U.S. Secretary of Labor Robert B. Reich said America needs to reeducate its work force, as he called for vocational training and job training for the unemployed in a speech Saturday at the Kennedy School of Government.
More than 200 people crowded into the ARCO Forum to welcome Reich on his homecoming to the Kennedy School, where he was a lecturer in public policy until his appointment to the Clinton administration in December.
Reich focused on the changes he foresees in the work force under the new administration. Although Reich named few specific items on Clinton's agenda, he did explain the basic goals for the U.S. Labor Department.
Reich pointed first to the need to reeducate the work force. "You need to invest in your front-line workers," he said. "We have the best system of higher education in the world,...but we have the worst system getting from school to work."
Reich proposed several solutions, including offering incentives for companies to train workers and designing schools that combine schoolwork and trade work.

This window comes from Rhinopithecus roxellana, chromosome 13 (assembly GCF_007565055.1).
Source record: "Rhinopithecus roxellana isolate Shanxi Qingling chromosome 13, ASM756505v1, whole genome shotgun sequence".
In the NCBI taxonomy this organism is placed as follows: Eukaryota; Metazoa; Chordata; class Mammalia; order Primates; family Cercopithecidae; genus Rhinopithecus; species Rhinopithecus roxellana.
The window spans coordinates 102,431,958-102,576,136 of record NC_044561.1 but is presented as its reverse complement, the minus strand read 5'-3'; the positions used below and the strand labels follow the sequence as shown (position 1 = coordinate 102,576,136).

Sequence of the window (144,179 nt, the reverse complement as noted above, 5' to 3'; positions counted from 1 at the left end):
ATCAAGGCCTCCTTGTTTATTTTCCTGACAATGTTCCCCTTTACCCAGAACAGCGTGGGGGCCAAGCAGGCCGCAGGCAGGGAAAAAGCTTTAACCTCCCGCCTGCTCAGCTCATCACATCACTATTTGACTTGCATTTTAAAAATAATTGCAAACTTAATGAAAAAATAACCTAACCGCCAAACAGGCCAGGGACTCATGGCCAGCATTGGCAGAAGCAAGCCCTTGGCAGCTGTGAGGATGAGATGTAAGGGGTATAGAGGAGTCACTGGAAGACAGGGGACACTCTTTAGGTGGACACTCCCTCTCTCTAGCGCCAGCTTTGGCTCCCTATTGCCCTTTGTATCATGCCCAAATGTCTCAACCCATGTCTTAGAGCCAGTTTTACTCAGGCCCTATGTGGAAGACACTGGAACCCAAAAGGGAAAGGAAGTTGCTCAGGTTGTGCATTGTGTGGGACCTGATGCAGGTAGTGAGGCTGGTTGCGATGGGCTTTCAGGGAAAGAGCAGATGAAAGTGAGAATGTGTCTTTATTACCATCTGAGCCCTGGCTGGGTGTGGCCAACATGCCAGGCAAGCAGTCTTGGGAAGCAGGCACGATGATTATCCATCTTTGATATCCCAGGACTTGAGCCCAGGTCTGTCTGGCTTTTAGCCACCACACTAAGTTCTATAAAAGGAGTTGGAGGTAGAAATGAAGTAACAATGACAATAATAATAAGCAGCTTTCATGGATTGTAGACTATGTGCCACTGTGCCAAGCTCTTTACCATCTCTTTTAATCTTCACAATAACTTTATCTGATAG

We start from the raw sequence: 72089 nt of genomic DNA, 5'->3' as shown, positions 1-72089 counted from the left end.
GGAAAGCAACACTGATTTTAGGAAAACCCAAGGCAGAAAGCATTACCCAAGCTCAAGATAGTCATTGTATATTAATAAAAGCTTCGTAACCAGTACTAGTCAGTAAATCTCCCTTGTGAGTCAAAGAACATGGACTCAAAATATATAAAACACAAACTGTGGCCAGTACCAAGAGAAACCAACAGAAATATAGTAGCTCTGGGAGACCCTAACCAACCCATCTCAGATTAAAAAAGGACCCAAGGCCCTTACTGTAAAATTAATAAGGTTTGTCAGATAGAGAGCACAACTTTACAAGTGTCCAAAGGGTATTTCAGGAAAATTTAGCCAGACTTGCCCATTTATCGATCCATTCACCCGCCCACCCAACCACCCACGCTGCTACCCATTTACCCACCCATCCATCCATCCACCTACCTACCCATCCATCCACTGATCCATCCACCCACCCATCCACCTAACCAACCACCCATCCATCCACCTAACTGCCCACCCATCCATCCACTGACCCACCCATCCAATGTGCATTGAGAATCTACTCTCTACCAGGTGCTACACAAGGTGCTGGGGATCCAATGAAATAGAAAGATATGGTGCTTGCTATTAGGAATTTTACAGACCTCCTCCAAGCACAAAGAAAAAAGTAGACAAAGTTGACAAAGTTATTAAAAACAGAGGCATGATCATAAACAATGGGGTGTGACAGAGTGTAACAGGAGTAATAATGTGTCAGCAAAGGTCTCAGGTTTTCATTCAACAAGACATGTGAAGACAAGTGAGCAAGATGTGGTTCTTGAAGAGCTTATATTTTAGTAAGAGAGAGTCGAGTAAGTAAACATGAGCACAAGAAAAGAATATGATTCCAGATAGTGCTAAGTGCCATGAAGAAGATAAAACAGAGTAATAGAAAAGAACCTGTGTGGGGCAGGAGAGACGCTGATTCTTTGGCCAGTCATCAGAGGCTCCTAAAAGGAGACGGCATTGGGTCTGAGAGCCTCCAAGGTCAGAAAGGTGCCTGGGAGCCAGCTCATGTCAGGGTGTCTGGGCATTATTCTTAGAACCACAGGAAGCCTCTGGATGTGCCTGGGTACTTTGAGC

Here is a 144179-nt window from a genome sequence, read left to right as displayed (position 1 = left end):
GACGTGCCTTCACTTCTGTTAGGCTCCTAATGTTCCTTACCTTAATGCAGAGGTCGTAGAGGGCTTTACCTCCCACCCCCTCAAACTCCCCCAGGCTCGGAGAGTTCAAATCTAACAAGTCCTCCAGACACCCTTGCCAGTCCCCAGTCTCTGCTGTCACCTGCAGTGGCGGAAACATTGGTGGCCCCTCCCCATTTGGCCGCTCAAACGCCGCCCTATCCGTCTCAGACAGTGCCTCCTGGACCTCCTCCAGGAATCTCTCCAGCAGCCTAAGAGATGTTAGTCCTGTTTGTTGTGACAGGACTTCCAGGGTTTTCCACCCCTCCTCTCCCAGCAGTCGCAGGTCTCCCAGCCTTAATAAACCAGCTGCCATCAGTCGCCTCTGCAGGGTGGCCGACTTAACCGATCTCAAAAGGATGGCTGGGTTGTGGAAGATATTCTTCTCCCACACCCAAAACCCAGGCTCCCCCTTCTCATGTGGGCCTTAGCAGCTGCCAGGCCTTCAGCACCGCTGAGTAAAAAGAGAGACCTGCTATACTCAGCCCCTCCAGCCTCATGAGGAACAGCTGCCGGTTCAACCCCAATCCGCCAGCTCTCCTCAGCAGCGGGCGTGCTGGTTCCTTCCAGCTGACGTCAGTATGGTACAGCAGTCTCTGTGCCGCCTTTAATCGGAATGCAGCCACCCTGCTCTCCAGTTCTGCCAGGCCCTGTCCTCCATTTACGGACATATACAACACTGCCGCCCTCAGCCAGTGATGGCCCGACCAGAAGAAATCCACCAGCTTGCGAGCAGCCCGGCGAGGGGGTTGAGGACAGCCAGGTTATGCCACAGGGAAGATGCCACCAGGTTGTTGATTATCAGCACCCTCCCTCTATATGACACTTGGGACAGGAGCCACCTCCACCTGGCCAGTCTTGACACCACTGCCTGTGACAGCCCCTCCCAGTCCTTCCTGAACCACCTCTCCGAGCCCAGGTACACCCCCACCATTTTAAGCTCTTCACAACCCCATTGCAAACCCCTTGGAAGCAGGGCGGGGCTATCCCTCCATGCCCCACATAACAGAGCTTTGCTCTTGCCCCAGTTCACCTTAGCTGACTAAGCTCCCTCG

Reich said labor is vital to a nation in a global economy, mentioning in support of his point successful companies that operate by considering their workers an asset instead of a cost.
"Workers are the primary asset of the company," he said. "To the extent that this [consideration for the workers] occurs, supply and demand meet."
Reich peppered his speech with humorous anecdotes from his years of teaching at Harvard and his encounters with political life in Washington D.C.
"I received the greatest compliment from someone in Washington as I was on my way up here," Reich said. "Some guy said to me before I left. I think you're doing a great job, despite what they say."
Following the speech, Reich answered questions about the future of American labor policy.
One member of the audience, who refused two requests from Reich to state his name, read a prepared statement to Reich claming that the proposals to encourage people to work were tantamount to slavery. Reich said he disagreed with that theory.
"There are 10 million Americans who are unemployed and who would love to work," he said. "What we have to do is make sure people have jobs."
Reich came to Harvard in 1981 and taught at the Kennedy School until he left in January for Washington, D.C., During the 1992 presidential campaign, he was a close advisor to Clinton and guided part of the transition between the Bush and Clinton administrations